Whatever message is drawn, the current explosion of interest in energy policy should ensure that realism impinges upon the rhetoric which will accompany COP26. Virtue alone does not keep the lights on.
With COP26 in Glasgow two months away, one might think Scottish political eyes would be turning towards the issues it will discuss, even if that means parking some other preoccupations for the time being. Not so.
Twenty years ago, I pointed out that we were heading towards 80% of our electricity being generated from gas within two decades and 80% of that gas coming from Russia. It was true at the time.
Reading political party manifestos is, it must be said, a duty rather than a pleasure. So much verbiage, so little prospect of the vast majority of it ever being fulfilled.
In his latest column, former UK Energy Minister Brian Wilson questions the Scottish Government's withdrawal of support for oil service exporters.
Hydrogen is the new Holy Grail. The UK Government’s Energy White Paper gives it 175 references, three times the number for offshore wind and 10 times more than new nuclear.
A former UK energy minister has called on the Scottish Government to “come clean” about the terms of a lease agreement for a mothballed BiFab yard on the Isle of Lewis.
A new “taskforce” of pro-Union business leaders, politicians and public servants aims to make the case for Scotland remaining part of the UK.
Crown Estate Scotland’s (CES's) announcement of an offshore wind leasing round has caused great excitement around the Scottish coast, reflected in comments from communities standing to benefit.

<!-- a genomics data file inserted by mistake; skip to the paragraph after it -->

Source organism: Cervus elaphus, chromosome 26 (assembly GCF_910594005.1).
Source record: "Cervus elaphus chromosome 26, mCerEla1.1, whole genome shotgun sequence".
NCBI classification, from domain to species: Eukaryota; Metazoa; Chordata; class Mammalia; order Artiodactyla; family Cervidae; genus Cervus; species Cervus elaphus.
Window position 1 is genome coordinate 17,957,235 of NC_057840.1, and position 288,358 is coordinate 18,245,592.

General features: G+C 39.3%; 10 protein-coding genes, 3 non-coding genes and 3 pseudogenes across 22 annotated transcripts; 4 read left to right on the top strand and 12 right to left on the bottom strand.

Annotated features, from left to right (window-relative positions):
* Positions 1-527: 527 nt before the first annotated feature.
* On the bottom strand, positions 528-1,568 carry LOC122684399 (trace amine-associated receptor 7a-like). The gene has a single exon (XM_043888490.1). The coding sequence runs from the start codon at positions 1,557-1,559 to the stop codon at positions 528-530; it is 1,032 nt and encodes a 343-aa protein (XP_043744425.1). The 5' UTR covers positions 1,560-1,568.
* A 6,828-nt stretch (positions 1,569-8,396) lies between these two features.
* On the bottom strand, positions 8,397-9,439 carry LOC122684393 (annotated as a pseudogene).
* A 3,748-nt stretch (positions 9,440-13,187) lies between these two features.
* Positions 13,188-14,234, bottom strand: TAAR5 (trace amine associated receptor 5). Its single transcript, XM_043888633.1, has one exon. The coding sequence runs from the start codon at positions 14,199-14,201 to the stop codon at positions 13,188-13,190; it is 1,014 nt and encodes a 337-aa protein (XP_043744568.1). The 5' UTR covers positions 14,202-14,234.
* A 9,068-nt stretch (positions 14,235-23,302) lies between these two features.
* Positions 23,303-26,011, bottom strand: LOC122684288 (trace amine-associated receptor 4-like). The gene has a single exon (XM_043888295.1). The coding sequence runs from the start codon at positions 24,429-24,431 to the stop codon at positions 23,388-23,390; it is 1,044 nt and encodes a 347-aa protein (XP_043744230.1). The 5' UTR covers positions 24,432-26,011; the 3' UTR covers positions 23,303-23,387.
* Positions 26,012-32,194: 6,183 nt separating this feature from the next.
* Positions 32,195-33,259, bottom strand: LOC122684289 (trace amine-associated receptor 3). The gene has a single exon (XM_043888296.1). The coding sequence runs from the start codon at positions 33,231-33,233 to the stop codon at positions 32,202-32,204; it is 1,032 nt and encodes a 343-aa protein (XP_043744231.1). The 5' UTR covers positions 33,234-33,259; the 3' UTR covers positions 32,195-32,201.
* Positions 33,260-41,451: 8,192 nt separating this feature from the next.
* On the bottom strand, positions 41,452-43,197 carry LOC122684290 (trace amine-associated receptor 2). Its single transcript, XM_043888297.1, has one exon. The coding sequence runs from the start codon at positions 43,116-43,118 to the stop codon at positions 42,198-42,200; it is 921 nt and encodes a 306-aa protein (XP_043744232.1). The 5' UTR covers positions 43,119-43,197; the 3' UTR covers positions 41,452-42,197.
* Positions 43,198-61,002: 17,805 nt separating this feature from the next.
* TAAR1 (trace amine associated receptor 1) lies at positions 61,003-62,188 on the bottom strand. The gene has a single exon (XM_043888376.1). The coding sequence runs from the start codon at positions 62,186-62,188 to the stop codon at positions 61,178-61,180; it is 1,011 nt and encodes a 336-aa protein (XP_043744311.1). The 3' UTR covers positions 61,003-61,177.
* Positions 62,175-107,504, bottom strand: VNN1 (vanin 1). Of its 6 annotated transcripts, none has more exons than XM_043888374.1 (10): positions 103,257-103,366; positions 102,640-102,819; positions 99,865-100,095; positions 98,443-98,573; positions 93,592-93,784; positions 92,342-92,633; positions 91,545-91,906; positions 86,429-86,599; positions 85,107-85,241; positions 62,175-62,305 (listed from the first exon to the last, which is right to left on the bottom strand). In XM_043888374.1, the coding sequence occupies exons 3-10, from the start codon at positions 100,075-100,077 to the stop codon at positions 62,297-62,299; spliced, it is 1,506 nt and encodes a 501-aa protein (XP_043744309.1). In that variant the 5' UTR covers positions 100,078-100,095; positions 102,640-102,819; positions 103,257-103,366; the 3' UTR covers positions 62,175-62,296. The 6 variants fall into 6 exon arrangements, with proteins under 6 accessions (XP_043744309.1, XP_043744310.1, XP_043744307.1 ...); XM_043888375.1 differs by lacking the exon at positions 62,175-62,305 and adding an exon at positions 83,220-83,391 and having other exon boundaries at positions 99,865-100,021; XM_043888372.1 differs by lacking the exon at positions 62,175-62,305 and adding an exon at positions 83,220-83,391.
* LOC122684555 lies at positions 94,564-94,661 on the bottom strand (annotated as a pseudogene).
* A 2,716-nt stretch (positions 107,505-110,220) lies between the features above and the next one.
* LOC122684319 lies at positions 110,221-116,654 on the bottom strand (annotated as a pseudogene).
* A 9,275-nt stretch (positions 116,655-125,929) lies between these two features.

A Scottish trade union boss has accused Holyrood of “surrendering” in its fight to win local renewables jobs from big North Sea offshore wind projects.
It has long intrigued me that, throughout the Second World War, the ground was being laid for the work of the North of Scotland Hydro Electric Board. Even in the darkest days of battle, people and politics were looking to a better future.
I have just read about an “unintended consequence” of Brexit which involves sausages. Unless a derogation is achieved, Britain’s sausage makers will be unable to sell to the EU and Northern Ireland without a “special export health certificate”.
Thirty years ago, legislation to privatise Scotland’s electricity industry was completing its passage through parliament. It created outcomes which were never intended and are ripe for review.
The UK’s biggest power cut in more than a decade has set alarm bells ringing – and the peal is being heard far beyond the immediate causes of the episode.
It did not take long for declarations of a climate emergency to prompt the kind of episode they are assumed in some quarters to legitimise.
Emergencies are not to be taken lightly so I am waiting with interest to find what the UK Parliament and Scottish Government announcements of a climate change emergency add up to.
The 20-year campaign to utilise the renewable energy assets of Shetland and the Western Isles to benefit the entire UK may be approaching end-game with outcomes still wide open.
Former UK energy minister Brian Wilson has criticised the decision to hand the multi-million Moray East Offshore Windfarm deal to Lamprell, describing it as representing “a major failure of policy”.
It is a well-proven maxim that discovering oil can be more of a curse than a blessing and nowhere on the face of the Earth offers better testimony to that than Venezuela, now in the throes of political upheaval.
A recent return to Leipzig reminded me why “going green” in Germany has been a lot more difficult than the rhetoric would sometimes suggest.
Next year will mark the 40th anniversary of the Clair field’s discovery and, all going well, it should see the first oil being transported from its second offspring, Clair Ridge.
At time of writing, 5% of the UK’s electricity consumption is coming from wind. Another few per cent is powered by other renewables, mainly long-established hydro; 39% from gas, 21 from nuclear and 22 from coal.